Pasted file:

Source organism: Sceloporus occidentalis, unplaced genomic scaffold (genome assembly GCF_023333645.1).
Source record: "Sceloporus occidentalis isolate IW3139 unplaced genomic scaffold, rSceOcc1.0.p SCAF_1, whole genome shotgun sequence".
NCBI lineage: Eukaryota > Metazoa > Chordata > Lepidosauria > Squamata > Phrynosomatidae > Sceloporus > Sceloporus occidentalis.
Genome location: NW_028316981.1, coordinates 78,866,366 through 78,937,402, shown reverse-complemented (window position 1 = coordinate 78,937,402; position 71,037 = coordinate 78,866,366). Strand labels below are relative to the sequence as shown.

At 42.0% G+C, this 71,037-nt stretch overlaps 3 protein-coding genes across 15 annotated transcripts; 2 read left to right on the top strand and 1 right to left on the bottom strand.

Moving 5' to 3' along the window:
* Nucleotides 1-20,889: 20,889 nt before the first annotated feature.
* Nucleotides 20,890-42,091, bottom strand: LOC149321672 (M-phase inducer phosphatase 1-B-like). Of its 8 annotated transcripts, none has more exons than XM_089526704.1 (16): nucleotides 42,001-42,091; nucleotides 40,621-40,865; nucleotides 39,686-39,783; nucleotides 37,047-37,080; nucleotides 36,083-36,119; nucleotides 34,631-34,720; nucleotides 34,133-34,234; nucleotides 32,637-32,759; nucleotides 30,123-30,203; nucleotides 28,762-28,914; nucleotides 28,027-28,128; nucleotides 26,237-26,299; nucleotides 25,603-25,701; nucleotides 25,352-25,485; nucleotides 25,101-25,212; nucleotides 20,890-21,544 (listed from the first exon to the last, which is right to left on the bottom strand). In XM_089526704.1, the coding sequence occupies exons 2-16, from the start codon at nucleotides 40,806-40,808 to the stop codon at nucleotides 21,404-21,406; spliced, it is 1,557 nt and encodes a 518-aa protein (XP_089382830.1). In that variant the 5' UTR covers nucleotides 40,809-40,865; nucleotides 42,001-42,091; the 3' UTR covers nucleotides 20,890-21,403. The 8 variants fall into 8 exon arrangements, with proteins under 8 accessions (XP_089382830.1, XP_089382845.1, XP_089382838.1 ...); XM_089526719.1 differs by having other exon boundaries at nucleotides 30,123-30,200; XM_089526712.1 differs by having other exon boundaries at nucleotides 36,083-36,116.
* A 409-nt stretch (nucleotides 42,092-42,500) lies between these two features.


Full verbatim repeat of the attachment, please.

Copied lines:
Source organism: Sceloporus occidentalis, unplaced genomic scaffold (genome assembly GCF_023333645.1).
Source record: "Sceloporus occidentalis isolate IW3139 unplaced genomic scaffold, rSceOcc1.0.p SCAF_1, whole genome shotgun sequence".
NCBI lineage: Eukaryota > Metazoa > Chordata > Lepidosauria > Squamata > Phrynosomatidae > Sceloporus > Sceloporus occidentalis.
Genome location: NW_028316981.1, coordinates 78,866,366 through 78,937,402, shown reverse-complemented (window position 1 = coordinate 78,937,402; position 71,037 = coordinate 78,866,366). Strand labels below are relative to the sequence as shown.

At 42.0% G+C, this 71,037-nt stretch overlaps 3 protein-coding genes across 15 annotated transcripts; 2 read left to right on the top strand and 1 right to left on the bottom strand.

Moving 5' to 3' along the window:
* Nucleotides 1-20,889: 20,889 nt before the first annotated feature.
* Nucleotides 20,890-42,091, bottom strand: LOC149321672 (M-phase inducer phosphatase 1-B-like). Of its 8 annotated transcripts, none has more exons than XM_089526704.1 (16): nucleotides 42,001-42,091; nucleotides 40,621-40,865; nucleotides 39,686-39,783; nucleotides 37,047-37,080; nucleotides 36,083-36,119; nucleotides 34,631-34,720; nucleotides 34,133-34,234; nucleotides 32,637-32,759; nucleotides 30,123-30,203; nucleotides 28,762-28,914; nucleotides 28,027-28,128; nucleotides 26,237-26,299; nucleotides 25,603-25,701; nucleotides 25,352-25,485; nucleotides 25,101-25,212; nucleotides 20,890-21,544 (listed from the first exon to the last, which is right to left on the bottom strand). In XM_089526704.1, the coding sequence occupies exons 2-16, from the start codon at nucleotides 40,806-40,808 to the stop codon at nucleotides 21,404-21,406; spliced, it is 1,557 nt and encodes a 518-aa protein (XP_089382830.1). In that variant the 5' UTR covers nucleotides 40,809-40,865; nucleotides 42,001-42,091; the 3' UTR covers nucleotides 20,890-21,403. The 8 variants fall into 8 exon arrangements, with proteins under 8 accessions (XP_089382830.1, XP_089382845.1, XP_089382838.1 ...); XM_089526719.1 differs by having other exon boundaries at nucleotides 30,123-30,200; XM_089526712.1 differs by having other exon boundaries at nucleotides 36,083-36,116.
* A 409-nt stretch (nucleotides 42,092-42,500) lies between these two features.